The Gold Glove Award finalists were named this week and the Cincinnati Reds didn’t have a single player make the cut. Three players were named as finalists for each position, and there was also a spot for a “utility player” who played all over the field.
A part of that could be that many Reds players may not have been eligible. Players had to have played 698 innings through the team’s 138th game. Why they have the cutoff at the 138th game makes absolutely no sense given that there are 162 games in a season. A player could qualify ahead of another player with more innings at the end of the season simply because they had more playing time early in the season than later in the season. Alas, those are the rules.
Unlike how things used to be, there’s actually a statistical component that comes into play in the awards these days. No longer will we get awards handed out to guys who are really good hitters, or days where a player gets the award despite playing 28 games in the field.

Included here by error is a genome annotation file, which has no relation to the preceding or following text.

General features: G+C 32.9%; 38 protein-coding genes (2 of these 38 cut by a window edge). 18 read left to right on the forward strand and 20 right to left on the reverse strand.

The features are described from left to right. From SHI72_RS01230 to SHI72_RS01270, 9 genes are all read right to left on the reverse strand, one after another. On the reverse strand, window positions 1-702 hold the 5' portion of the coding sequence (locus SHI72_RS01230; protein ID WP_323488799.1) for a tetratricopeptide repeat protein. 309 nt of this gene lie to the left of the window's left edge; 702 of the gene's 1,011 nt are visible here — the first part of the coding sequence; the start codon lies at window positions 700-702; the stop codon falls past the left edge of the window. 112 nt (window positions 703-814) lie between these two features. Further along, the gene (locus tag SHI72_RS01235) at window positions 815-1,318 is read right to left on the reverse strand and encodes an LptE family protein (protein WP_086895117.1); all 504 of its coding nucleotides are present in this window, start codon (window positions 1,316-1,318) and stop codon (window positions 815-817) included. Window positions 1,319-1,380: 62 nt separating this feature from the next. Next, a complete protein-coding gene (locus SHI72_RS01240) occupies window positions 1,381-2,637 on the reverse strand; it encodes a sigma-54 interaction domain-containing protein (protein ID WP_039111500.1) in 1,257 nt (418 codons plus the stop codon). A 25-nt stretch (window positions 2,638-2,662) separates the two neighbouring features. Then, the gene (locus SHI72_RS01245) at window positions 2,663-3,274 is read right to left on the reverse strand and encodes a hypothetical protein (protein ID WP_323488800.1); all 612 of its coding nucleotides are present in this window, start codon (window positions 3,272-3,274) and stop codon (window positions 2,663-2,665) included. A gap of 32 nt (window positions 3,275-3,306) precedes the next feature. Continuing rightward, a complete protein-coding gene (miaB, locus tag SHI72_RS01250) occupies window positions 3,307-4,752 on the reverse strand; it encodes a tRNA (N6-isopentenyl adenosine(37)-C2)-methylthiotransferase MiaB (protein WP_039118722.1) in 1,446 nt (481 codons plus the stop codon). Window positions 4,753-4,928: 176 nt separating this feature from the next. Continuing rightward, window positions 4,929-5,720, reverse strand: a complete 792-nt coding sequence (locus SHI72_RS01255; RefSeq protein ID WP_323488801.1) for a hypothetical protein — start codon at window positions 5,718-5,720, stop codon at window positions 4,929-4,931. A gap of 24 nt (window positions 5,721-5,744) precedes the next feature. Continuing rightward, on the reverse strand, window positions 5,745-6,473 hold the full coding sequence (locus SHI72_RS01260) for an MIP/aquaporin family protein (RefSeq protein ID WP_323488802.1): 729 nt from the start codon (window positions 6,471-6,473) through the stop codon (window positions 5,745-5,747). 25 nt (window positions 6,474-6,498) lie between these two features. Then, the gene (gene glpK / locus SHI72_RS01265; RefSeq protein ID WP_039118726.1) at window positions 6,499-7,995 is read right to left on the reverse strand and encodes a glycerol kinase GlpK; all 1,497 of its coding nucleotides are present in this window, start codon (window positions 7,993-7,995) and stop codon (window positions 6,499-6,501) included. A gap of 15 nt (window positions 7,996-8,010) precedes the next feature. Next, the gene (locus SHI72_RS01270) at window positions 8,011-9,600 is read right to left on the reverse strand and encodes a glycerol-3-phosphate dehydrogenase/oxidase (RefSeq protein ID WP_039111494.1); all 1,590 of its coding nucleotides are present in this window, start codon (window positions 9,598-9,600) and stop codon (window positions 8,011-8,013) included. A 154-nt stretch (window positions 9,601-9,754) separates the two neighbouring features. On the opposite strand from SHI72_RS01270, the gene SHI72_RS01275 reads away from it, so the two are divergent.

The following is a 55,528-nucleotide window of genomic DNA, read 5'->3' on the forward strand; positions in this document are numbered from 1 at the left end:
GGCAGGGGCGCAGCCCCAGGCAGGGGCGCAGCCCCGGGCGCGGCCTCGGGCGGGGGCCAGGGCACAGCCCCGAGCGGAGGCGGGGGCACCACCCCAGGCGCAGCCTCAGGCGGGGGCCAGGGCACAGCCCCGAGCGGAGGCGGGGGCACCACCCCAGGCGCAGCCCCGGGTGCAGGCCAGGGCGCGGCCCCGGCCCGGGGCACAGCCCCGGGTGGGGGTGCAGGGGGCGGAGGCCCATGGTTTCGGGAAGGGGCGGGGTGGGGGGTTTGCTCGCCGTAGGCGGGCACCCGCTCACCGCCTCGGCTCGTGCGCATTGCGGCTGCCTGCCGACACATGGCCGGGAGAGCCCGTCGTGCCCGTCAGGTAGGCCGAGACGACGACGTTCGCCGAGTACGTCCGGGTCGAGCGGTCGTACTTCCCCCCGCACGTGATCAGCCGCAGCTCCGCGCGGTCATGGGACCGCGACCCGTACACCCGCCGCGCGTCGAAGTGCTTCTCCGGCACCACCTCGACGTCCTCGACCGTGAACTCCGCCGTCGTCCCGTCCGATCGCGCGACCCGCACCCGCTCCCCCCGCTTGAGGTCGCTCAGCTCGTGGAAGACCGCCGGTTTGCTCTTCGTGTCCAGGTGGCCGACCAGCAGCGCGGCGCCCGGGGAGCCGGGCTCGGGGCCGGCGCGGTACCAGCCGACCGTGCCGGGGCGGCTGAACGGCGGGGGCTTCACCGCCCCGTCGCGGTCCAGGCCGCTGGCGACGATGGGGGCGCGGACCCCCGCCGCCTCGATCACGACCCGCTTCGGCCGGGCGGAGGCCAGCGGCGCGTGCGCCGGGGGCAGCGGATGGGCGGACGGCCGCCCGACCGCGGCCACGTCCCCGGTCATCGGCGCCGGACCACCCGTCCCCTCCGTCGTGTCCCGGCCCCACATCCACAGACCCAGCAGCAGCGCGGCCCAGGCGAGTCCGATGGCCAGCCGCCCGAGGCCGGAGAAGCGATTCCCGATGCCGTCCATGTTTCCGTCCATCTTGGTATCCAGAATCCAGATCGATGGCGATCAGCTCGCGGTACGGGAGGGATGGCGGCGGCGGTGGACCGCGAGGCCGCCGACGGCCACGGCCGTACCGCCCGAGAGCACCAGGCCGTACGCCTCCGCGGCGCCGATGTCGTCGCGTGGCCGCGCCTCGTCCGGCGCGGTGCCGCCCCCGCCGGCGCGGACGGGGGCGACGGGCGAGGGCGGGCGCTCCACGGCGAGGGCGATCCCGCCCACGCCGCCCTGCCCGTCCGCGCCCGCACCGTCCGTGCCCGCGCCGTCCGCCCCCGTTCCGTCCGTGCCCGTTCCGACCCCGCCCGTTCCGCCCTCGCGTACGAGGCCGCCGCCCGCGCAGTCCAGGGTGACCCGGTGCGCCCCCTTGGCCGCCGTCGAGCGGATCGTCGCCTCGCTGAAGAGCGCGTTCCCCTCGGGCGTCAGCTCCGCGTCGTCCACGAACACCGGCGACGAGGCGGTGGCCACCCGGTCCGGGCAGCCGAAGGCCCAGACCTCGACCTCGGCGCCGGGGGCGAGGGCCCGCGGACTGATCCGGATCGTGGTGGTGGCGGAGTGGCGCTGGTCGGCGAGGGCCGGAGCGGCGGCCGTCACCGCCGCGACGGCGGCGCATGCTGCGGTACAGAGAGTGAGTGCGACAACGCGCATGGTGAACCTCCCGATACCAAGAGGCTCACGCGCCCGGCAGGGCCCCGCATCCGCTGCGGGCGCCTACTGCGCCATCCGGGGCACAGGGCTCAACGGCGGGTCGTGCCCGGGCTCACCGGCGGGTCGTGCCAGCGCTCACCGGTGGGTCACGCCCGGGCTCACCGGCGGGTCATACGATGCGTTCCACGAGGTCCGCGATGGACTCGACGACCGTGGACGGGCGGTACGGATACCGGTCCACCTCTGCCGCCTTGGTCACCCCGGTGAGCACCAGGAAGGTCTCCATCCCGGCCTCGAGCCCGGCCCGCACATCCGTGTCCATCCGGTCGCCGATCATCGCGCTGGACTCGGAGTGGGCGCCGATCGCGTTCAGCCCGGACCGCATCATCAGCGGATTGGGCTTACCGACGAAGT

Cincinnati didn’t find any of their players on the list of finalist. That doesn’t necessarily mean the team was bad from a defensive standpoint, though. It just means that none of their players were viewed as an elite fielder.
Let me note that while I do believe that there are some defensive stats that hold some value, I am also a believer that even the “good” ones miss a whole heck of a lot of information. Let’s also note that the general consensus is that defensive stats need about three full seasons worth of data to be considered a reliable reflection of a players abilities.